Roblox, the video game platform loved by preteens, earned close to $1.2bn from selling virtual currency to its users in the first nine months of the year as gaming surged under Covid-19 lockdowns.
The figure was included in a share prospectus for the company published on Thursday evening, where the company laid out its case for investors ahead of an initial public offering.
What the company labels “bookings” — sales activity that is not yet fully recorded as revenue — was almost entirely composed of virtual currency purchases. The $1.2bn figure represented a 171 per cent increase from the same period in 2019.
Roblox recognises revenue from sales of the digital currencies, known as Robux, over the average lifetime of a playing user, which it currently estimates at 23 months.
Enforced time indoors has lifted the entire gaming sector, but Roblox has enjoyed conspicuous success. It has also drawn concern from parent groups about its potentially addictive nature and offensive content on the platform.
Roblox listed its ability to “provide a safe online environment for children” as a risk factor in the prospectus.
In the first nine months this year, the company boasted 31.1m daily active users spending 22.2bn hours on its platform. This year it overtook Minecraft, the video game acquired by Microsoft in 2014, in active monthly users.
Yet losses have expanded along with revenues. The Roblox prospectus reported net losses of $203m in the nine months to 30 September on revenues of $589m, compared with losses of $46m on revenues of $350m in the same period last year.
Roblox said it had increased spending on infrastructure, trust and safety and research and development, and was paying more app store fees because more of its players were on mobile phones.
Roblox said it would raise as much as $1bn in its public offering, with Goldman Sachs, Morgan Stanley and JPMorgan acting as lead underwriters.
Its valuation at IPO was not clear, but the start-up was most recently valued at $4bn when it raised $150m in a funding round led by venture capital group Andreessen Horowitz in February.
Roblox’s success has been rooted in its model as the “YouTube of the gaming world”, said Matthew Warneford, a founder of children’s digital consultancy Dubit. Rather than creating games, Roblox offers developers tools to build their own game worlds.
“That allows for innovation in a way that can’t exist [in traditional gaming] because of the cost it takes to compete,” he said. “All the big studios are . . . investing tens of millions into a game, hopefully having a big success . . . [whereas] it costs Roblox nothing to bring a new game on board.”
The 18m “experiences” available on the platform stretch across genres, ranging from unofficial versions of other titles, recreated with Roblox’s signature blocky characters, to digital pet adoption simulators and virtual cities where young users can build homes, earn livelihoods and socialise.
While a subset of most popular games capture the bulk of players on the platform, there is still potential for new games to go viral, said Mr Warnefood. Survival horror game Piggy was created in January but has been played more than 6.5bn times, making it the fourth-most popular game on the platform, according to data from Dubit.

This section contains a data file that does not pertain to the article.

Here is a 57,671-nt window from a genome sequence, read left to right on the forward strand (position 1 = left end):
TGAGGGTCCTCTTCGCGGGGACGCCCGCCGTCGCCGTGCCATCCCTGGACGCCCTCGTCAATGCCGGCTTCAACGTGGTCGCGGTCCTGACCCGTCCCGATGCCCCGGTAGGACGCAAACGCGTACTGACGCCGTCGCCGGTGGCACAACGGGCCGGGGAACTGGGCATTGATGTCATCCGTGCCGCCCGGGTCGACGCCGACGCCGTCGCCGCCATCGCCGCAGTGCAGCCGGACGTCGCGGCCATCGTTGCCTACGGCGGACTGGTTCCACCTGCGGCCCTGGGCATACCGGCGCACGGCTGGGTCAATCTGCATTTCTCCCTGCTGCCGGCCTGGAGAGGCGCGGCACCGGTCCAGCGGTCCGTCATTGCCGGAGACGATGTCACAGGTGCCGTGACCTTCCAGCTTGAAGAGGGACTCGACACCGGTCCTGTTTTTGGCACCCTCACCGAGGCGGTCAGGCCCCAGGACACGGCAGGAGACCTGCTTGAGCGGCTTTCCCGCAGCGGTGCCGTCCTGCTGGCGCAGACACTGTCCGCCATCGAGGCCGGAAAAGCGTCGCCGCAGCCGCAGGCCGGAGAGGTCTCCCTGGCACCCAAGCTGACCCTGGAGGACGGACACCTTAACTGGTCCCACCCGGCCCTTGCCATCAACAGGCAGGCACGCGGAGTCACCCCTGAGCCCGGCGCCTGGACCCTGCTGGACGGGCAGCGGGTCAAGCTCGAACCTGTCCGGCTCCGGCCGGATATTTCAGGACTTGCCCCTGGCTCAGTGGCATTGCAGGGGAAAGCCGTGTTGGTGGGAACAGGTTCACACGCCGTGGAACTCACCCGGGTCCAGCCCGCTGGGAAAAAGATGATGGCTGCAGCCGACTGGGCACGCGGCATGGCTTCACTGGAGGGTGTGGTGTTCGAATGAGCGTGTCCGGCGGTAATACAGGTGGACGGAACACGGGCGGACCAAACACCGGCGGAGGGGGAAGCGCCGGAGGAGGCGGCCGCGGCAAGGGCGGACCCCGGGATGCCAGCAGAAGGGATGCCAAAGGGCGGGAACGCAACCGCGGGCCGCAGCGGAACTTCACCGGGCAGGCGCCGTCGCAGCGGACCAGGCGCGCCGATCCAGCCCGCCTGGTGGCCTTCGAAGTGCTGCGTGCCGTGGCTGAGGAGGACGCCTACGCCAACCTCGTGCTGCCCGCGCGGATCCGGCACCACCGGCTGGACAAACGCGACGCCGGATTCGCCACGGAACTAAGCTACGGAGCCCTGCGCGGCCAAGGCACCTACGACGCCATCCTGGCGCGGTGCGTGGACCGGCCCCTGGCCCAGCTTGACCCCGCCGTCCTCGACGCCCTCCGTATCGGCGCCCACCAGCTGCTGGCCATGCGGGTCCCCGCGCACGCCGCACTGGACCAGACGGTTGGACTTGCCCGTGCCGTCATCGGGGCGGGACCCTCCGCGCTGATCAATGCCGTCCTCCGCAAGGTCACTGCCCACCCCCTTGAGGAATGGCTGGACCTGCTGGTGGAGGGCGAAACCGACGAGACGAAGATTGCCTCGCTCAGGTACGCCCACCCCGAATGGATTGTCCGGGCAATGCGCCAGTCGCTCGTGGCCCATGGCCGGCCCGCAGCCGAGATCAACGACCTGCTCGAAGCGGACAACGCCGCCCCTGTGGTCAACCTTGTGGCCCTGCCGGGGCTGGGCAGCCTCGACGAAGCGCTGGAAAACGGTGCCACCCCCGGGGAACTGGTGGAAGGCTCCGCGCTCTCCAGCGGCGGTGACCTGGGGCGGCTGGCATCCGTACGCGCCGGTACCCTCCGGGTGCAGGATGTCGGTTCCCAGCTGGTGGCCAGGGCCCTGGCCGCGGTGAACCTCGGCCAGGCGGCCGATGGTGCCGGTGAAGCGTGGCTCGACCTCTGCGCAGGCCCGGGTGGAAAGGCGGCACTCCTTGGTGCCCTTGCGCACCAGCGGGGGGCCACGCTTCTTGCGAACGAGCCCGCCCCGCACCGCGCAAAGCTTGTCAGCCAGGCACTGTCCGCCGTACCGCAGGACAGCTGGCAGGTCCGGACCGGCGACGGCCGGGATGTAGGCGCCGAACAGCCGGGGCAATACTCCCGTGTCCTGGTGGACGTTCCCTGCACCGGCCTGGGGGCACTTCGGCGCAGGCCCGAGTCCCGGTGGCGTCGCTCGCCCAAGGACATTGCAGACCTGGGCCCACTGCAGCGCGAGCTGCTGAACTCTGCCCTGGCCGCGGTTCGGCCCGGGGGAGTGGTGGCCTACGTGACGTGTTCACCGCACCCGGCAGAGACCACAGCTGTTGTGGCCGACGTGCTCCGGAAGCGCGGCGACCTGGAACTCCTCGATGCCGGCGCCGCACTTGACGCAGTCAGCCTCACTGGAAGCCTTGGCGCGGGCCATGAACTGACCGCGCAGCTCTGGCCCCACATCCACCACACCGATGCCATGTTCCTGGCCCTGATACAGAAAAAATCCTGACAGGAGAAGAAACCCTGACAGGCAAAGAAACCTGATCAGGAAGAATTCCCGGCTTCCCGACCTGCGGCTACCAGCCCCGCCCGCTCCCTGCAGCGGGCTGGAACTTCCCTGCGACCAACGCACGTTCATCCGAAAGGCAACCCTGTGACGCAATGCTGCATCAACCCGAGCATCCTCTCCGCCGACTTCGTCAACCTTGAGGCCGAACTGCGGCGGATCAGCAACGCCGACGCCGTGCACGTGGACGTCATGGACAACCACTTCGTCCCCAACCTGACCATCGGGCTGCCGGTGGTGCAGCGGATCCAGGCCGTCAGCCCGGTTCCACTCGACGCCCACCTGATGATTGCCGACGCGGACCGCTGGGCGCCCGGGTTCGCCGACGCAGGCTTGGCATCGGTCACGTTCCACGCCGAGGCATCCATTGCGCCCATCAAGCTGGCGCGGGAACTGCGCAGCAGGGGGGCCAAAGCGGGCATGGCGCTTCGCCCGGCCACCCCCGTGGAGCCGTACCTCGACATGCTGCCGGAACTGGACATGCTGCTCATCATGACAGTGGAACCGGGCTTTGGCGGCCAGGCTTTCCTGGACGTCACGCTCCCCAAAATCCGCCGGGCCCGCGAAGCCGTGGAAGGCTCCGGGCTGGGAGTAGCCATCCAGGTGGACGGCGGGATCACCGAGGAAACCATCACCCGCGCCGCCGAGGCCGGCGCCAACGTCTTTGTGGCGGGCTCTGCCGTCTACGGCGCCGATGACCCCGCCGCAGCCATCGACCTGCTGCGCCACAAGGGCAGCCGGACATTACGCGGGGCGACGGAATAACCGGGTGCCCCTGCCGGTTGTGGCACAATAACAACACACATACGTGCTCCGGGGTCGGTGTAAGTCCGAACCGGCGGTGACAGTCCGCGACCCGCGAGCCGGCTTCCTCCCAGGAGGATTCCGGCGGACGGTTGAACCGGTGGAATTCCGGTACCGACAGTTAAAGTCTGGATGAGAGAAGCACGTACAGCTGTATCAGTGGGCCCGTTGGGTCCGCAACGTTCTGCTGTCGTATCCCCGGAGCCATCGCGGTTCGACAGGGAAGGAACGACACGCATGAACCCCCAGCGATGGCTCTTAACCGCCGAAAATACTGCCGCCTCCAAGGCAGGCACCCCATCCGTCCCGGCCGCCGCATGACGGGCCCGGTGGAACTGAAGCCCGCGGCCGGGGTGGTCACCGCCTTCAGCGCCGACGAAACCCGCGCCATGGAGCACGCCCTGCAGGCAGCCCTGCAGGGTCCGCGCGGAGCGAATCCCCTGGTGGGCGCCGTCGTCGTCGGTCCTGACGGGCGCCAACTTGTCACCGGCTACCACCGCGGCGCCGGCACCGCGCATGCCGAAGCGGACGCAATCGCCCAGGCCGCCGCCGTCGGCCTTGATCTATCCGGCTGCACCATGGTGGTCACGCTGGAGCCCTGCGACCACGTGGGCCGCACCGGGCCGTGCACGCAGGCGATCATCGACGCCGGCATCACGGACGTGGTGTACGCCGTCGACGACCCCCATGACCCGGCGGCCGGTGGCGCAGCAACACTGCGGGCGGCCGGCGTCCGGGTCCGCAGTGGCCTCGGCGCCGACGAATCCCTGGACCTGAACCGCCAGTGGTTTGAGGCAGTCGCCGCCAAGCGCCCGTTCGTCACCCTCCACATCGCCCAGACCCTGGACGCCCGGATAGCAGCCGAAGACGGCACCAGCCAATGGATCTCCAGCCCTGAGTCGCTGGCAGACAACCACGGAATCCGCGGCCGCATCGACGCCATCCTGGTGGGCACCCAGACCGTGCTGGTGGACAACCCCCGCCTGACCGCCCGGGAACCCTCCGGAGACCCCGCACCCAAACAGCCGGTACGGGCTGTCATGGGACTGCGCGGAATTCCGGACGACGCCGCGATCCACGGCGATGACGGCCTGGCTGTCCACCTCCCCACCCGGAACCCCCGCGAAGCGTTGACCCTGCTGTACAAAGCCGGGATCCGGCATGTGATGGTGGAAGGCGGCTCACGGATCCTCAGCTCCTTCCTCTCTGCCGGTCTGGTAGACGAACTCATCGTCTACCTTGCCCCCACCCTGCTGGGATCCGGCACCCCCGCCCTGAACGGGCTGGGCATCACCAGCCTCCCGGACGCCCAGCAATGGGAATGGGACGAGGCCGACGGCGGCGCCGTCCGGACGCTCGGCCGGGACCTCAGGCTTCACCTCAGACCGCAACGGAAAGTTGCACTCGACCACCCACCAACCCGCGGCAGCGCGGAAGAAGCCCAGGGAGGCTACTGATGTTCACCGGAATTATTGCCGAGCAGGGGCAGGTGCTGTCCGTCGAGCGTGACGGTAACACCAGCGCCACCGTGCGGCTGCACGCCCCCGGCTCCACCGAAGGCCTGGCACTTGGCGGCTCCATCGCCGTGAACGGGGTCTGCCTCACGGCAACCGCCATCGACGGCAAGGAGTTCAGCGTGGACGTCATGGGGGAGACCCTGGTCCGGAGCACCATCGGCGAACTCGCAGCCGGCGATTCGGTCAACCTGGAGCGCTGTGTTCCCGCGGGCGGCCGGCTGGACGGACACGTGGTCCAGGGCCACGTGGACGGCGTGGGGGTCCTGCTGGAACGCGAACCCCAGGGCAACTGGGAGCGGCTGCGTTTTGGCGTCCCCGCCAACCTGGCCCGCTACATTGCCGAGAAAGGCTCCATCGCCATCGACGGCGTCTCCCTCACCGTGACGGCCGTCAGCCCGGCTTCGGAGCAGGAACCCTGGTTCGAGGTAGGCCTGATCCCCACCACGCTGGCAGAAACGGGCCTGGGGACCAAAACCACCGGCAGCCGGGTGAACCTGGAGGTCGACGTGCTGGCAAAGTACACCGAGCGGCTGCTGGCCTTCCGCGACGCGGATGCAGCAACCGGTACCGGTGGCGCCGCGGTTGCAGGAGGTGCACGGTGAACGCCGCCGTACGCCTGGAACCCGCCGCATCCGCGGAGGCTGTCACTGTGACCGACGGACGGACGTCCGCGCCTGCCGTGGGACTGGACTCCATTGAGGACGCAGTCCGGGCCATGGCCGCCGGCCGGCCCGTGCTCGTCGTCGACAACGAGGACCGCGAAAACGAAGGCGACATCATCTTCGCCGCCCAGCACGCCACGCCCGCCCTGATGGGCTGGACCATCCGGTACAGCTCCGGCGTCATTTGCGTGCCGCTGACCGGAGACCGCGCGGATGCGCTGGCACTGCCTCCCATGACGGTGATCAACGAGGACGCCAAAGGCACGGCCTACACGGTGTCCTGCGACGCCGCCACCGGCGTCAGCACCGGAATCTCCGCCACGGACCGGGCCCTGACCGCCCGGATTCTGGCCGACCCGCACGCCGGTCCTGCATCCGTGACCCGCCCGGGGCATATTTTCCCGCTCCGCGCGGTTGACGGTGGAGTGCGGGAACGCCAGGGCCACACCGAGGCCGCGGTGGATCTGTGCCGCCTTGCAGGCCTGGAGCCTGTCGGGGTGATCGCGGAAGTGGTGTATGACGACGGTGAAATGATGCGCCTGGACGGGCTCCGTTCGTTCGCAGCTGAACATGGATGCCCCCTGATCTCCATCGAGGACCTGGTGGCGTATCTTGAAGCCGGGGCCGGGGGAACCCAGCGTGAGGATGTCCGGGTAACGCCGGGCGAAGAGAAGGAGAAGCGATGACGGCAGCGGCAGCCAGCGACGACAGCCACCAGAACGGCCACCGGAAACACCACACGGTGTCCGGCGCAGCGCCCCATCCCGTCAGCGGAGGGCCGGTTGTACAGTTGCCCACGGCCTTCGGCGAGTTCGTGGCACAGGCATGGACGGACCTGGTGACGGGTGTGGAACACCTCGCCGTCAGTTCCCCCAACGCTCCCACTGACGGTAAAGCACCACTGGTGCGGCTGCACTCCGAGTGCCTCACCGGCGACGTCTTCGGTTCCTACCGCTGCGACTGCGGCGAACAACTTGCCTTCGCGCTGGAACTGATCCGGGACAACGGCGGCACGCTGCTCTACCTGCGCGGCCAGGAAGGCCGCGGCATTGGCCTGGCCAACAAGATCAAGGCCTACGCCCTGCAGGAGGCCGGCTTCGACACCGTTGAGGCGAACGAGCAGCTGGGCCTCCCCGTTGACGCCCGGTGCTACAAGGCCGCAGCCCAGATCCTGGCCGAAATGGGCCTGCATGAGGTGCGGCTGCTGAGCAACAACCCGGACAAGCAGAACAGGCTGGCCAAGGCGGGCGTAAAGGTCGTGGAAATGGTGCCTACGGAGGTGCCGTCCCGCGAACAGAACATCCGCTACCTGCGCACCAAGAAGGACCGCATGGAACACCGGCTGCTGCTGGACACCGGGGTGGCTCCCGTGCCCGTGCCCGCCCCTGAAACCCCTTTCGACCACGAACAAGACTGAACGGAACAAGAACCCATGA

Developers can earn money by selling in-game items such as pets or weapons in exchange for the platform’s digital currency, Robux, which is purchased with real money. Almost one-half of the earnings are split evenly between the company and developers, with the remainder goes to platform costs such as hosting and app store and payment processing fees.
Roblox said developers have earned $209.2m up to the end of September this year, compared to $72.2m during the same period in 2019.
“I wouldn’t say it’s mainly been successful [in encouraging innovation and retaining creators] because of developers being able to make money, but I do think it plays a role,” said Tom Wijman, senior analyst at market research group Newzoo.
John Poelking, senior gaming analyst at Mintel, said that young gamers were spending more of their own money on small in-game purchases. Data from pocket money app RoosterMoney showed that Robux is one of the top products for which children are saving this Christmas.
Mr Wijman emphasised that Roblox’s appeal, like that of Epic Games’ Fortnite, had transcended the pure gaming space. “It’s becoming an alternative place to hang out with friends . . . like another form of social media or perhaps even replacing social media,” he said. Some popular games, such as MeepCity, offer social role-play experiences similar to Second Life or Club Penguin.
Roblox’s status as a public square had been heightened by events including a virtual performance by rapper Lil Nas X in November, which was viewed 33m times, according to the company. In April, a similar event on Fortnite by musician Travis Scott was viewed more than 45m times.
Mr Warneford said that while Roblox still lacked polish in a number of areas, including its developer tools, these were “low-hanging fruit” for the company. “All of that is solvable [given] they managed to get [more than] 150m players every month without professionals making the games.”
The pandemic surge in demand was also unlikely to evaporate, said Mr Wijman, based on data coming out of Asian markets that have left or are leaving lockdown. “Perhaps the level of engagement . . . will fall a little when there are other things to do,” he said. “But we don’t expect a large decline when the world goes back to normal.”
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